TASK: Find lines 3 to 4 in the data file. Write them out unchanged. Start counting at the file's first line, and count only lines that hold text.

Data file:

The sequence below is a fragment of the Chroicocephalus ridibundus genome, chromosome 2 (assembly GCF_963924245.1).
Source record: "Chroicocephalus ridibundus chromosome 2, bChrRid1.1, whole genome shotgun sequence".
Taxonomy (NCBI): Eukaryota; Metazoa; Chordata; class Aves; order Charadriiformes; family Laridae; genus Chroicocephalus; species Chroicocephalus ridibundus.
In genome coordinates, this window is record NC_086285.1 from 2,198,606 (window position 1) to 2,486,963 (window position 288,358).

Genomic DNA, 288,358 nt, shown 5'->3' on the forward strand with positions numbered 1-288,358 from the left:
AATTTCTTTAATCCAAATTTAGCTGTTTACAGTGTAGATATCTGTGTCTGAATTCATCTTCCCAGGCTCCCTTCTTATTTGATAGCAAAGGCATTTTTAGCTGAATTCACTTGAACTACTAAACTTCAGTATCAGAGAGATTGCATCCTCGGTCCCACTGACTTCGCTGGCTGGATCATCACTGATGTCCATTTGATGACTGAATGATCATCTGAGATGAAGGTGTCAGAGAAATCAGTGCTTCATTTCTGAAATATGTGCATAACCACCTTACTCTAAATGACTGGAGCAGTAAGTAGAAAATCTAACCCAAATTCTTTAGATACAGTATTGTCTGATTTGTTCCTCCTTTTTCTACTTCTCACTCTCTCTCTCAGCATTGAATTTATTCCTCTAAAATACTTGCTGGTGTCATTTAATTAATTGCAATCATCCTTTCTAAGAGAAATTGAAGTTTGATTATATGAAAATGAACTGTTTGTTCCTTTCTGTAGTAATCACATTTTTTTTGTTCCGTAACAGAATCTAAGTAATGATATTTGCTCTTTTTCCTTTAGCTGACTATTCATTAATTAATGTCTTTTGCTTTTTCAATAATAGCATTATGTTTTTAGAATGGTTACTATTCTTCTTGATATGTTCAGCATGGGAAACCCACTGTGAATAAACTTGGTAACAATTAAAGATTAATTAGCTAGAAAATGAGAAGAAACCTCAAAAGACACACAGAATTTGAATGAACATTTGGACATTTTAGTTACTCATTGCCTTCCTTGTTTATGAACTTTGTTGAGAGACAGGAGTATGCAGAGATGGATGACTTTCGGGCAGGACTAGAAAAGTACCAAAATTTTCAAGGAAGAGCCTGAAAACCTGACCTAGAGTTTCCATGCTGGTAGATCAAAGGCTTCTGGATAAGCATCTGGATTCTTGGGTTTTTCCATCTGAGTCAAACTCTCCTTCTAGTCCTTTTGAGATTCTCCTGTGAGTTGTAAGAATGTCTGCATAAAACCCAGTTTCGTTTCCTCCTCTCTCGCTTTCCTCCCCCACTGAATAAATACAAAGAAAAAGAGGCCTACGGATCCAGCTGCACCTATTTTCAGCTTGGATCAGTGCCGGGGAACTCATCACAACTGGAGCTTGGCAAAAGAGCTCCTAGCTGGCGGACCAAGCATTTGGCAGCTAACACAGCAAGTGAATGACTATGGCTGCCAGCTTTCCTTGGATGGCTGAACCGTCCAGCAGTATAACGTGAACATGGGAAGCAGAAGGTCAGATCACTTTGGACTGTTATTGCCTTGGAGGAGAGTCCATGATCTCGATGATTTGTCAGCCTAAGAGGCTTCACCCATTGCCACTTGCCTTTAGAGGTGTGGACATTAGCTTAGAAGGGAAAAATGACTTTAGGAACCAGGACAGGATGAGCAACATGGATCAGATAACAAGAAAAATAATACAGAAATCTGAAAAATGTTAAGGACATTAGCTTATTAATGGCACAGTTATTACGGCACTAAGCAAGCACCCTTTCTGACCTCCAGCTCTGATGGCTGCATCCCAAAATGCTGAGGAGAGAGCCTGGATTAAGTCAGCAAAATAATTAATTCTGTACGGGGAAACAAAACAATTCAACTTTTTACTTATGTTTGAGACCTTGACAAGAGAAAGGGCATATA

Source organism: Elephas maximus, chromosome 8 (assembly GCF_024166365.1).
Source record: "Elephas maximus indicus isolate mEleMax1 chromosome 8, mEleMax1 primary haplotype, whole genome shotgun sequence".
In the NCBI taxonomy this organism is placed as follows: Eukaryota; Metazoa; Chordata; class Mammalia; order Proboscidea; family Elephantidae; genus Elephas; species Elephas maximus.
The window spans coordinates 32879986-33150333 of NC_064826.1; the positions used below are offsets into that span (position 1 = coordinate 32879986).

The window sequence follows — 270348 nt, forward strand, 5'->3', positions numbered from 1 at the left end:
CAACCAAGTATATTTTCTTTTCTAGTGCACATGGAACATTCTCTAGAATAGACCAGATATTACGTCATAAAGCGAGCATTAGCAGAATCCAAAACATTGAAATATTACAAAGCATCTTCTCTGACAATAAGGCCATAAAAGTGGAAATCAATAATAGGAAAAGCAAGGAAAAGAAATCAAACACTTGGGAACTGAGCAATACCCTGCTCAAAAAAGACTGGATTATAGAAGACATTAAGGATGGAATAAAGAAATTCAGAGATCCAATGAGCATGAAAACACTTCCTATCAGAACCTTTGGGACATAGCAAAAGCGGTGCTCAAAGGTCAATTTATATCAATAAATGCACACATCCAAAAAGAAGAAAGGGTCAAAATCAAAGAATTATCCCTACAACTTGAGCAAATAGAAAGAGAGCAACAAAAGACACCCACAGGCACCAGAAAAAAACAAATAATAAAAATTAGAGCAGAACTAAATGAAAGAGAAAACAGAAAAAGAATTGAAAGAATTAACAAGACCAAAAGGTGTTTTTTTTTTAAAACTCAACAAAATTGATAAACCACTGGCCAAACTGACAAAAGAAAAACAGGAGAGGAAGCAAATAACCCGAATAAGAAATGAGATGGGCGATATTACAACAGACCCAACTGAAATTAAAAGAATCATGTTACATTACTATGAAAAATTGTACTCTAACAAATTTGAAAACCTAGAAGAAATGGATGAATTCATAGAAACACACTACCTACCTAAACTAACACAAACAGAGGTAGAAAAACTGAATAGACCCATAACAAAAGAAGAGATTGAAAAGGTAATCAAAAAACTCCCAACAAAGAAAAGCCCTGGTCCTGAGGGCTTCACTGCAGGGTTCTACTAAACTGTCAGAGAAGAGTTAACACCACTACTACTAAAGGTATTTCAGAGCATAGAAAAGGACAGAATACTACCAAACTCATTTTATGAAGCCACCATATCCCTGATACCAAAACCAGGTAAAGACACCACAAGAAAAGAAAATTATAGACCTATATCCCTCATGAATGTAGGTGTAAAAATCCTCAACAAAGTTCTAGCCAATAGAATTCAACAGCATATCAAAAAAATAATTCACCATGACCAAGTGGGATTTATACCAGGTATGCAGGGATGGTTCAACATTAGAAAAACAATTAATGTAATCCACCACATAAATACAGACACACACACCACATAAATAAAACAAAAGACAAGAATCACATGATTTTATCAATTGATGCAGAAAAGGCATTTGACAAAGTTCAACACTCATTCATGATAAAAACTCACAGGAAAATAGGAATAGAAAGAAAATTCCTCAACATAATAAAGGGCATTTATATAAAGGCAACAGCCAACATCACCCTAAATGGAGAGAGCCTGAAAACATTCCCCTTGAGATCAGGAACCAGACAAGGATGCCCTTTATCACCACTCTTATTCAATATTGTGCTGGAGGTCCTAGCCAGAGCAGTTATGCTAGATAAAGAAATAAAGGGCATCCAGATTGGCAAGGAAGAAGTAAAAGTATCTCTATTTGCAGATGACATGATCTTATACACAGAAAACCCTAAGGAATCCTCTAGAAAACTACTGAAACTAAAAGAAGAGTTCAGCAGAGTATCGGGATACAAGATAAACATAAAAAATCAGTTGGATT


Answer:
Taxonomy (NCBI): Eukaryota; Metazoa; Chordata; class Aves; order Charadriiformes; family Laridae; genus Chroicocephalus; species Chroicocephalus ridibundus.
In genome coordinates, this window is record NC_086285.1 from 2,198,606 (window position 1) to 2,486,963 (window position 288,358).